While it was an exciting time for Nash, it was also a difficult time for everyone in the wrestling business, especially in the WWE. At the time, the federal government was cracking down on steroids and McMahon and his company became their target.

“We would have an afternoon show at The Spectrum in Philadelphia and they would test us,” Nash said. “We would then go to Hershey (Penn.) that night and they would test us again. After one year of killing the company, they finally got off us.”

Those unfortunate circumstances did give Nash a shot at being the face of the promotion.

“I was lucky,” Nash said. “I was the biggest guy that was clean. At that time, bigger was still better. I was in the right place at the right time.”

STEROIDS, STEROIDS, STEROIDS

Nash did use steroids in small doses before the government intervened, but he said it had nothing to do with people pushing the drug on him in the business.

“That was just the era and the look,” he said. “No promoter told us to take them. Vince never mentioned them. We did it to compete.

“Now, I don’t think it’s a big deal because it’s a different era. Look at Samoa Joe; nobody thinks he takes steroids. There’s always going to be a genetic freak, and people are going to question him, but steroid use is very small.”

Nash has strong opinions on steroids and the government’s subsequent involvement. “With our financial state in this country, do you think senators should be giving Roger Clemens the better part of a week to appear in front of them? Does he deserve it? But it’s all steroids, steroids, steroids. These senators need to worry about paying their taxes, not steroids.

“Honestly, cigarette smoke is just as bad. If cigarettes were developed today, the FDA would never approve it. But it’s entrenched. Maybe if there were steroid lobbyists things would be different.”

THE KLIQ

Anyone who followed wrestling closely back in the late 1990’s was aware of a group of wrestlers that collectively became known as “The Kliq” backstage in the WWE. The group consisted of Nash, Michaels, Scott Hall (Razor Ramon), Sean Waltman (X-Pac) and Hunter Hearst Helmsley (Triple H).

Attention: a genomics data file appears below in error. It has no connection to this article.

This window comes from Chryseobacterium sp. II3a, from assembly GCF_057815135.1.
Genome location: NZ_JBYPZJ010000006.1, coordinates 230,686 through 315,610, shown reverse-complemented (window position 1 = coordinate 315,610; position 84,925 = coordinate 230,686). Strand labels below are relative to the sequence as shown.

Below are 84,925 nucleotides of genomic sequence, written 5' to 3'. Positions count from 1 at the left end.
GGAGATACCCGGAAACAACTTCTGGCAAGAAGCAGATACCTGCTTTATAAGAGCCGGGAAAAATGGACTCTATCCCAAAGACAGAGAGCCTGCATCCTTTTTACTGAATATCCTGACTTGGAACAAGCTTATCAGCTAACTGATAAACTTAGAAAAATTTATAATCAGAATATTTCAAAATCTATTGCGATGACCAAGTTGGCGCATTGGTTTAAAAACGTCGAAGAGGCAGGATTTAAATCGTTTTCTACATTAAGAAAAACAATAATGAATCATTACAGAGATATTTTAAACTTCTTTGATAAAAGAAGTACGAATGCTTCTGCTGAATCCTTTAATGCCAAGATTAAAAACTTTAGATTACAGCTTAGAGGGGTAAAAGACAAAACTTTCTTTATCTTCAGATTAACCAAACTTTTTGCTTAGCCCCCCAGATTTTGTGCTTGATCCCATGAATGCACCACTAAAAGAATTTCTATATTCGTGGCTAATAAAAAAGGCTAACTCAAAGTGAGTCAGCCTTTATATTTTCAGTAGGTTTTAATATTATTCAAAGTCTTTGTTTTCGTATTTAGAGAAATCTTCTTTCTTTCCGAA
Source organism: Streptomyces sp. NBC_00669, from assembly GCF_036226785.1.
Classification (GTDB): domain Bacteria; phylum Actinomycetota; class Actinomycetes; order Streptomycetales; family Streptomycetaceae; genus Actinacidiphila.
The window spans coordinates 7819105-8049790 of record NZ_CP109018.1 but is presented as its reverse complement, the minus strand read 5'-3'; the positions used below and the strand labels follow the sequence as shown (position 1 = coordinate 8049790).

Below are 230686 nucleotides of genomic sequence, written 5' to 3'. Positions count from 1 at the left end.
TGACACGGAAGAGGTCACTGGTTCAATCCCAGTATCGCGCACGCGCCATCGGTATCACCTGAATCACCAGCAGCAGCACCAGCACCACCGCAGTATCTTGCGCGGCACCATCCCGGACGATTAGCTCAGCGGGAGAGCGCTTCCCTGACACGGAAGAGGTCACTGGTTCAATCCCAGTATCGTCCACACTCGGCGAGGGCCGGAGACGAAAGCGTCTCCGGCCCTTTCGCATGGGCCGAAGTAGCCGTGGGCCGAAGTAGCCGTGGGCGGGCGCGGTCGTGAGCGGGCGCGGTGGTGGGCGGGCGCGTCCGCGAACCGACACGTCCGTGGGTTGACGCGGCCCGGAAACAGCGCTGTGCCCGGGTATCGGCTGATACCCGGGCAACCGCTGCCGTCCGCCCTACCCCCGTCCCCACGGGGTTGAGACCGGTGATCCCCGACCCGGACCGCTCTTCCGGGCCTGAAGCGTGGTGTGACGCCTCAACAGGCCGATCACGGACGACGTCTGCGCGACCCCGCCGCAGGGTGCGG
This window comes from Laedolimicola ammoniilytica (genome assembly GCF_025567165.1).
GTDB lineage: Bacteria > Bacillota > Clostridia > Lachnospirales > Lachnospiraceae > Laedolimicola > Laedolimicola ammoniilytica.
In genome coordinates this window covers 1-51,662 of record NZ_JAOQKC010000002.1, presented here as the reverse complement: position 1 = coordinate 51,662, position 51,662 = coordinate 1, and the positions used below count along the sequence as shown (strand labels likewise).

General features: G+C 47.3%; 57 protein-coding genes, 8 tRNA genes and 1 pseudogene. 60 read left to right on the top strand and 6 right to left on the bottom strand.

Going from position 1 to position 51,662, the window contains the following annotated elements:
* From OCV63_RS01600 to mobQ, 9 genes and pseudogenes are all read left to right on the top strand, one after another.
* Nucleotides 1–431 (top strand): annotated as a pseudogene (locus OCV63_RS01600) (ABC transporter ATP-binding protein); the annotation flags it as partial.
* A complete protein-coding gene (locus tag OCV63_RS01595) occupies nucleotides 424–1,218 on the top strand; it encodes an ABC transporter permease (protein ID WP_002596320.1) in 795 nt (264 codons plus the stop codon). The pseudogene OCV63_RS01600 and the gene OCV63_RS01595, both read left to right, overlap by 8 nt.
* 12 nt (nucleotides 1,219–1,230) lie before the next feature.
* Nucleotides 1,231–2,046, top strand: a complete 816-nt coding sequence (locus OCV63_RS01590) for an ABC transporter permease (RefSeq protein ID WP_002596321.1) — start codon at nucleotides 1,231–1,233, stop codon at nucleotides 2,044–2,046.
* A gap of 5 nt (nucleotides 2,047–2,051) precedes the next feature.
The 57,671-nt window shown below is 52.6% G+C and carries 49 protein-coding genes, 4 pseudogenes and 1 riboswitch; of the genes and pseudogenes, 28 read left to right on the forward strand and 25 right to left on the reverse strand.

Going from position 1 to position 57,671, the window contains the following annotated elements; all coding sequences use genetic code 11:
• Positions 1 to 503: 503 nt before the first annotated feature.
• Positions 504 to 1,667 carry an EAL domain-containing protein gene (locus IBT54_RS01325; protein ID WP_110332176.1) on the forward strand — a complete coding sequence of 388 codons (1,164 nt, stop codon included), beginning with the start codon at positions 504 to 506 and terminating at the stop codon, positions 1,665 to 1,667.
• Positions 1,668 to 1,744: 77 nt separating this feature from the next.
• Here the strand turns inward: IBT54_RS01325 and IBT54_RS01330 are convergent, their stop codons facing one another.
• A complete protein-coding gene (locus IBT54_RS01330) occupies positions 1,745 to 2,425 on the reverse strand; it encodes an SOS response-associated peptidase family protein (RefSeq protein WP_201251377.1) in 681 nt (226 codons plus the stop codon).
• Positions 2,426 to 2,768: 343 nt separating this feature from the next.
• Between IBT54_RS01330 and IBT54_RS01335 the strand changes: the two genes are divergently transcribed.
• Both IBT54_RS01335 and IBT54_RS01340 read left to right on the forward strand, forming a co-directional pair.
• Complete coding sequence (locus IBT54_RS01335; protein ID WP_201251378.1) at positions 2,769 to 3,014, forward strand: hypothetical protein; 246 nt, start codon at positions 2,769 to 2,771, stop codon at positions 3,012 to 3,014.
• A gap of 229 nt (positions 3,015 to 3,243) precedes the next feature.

At the time, wrestling was still driven by bad guys vs. good guys and that was supposed to be carried out at all times, including traveling together.

“To keep up appearances, the last thing you wanted to do was drive to a match with a guy you were feuding with,” Nash said. “But me, Shawn and Scott Hall decided we would drive with who we wanted to. We were on the road so much that we just decided to make it as enjoyable as possible. Sean and Hunter came in later and the five of us traveled everywhere for two years together.”

Nash said the controversial group was just a bunch of guys that loved the business.

“It was just a collaboration of guys that lived wrestling.”

LOVE OF THE BUSINESS

Whether or not Kevin Nash is able to wrestle in Bristol at WrestleFest XIII, you can still expect him to put on a show — and he’s going to love every minute of it.

“I love doing these things,” Nash said. “I’m going to have a good time. I’ve become very personable in my old age.”